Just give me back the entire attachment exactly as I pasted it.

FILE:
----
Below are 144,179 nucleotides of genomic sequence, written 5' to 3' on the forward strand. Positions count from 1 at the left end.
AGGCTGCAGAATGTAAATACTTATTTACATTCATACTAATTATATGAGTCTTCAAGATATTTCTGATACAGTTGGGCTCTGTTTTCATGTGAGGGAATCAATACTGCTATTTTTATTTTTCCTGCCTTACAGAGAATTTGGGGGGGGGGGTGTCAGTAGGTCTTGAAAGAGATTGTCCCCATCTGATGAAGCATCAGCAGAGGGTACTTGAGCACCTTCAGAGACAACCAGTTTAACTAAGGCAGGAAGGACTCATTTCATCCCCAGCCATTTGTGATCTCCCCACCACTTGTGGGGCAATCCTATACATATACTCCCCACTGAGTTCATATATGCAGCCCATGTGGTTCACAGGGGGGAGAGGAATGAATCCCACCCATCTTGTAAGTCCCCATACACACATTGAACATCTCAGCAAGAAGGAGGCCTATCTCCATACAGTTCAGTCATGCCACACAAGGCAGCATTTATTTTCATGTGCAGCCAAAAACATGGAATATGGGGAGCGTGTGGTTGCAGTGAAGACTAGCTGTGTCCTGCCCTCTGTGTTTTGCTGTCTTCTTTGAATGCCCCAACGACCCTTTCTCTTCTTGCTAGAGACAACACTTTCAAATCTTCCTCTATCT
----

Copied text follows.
Below are 144,179 nucleotides of genomic sequence, written 5' to 3' on the forward strand. Positions count from 1 at the left end.
AGGCTGCAGAATGTAAATACTTATTTACATTCATACTAATTATATGAGTCTTCAAGATATTTCTGATACAGTTGGGCTCTGTTTTCATGTGAGGGAATCAATACTGCTATTTTTATTTTTCCTGCCTTACAGAGAATTTGGGGGGGGGGGTGTCAGTAGGTCTTGAAAGAGATTGTCCCCATCTGATGAAGCATCAGCAGAGGGTACTTGAGCACCTTCAGAGACAACCAGTTTAACTAAGGCAGGAAGGACTCATTTCATCCCCAGCCATTTGTGATCTCCCCACCACTTGTGGGGCAATCCTATACATATACTCCCCACTGAGTTCATATATGCAGCCCATGTGGTTCACAGGGGGGAGAGGAATGAATCCCACCCATCTTGTAAGTCCCCATACACACATTGAACATCTCAGCAAGAAGGAGGCCTATCTCCATACAGTTCAGTCATGCCACACAAGGCAGCATTTATTTTCATGTGCAGCCAAAAACATGGAATATGGGGAGCGTGTGGTTGCAGTGAAGACTAGCTGTGTCCTGCCCTCTGTGTTTTGCTGTCTTCTTTGAATGCCCCAACGACCCTTTCTCTTCTTGCTAGAGACAACACTTTCAAATCTTCCTCTATCT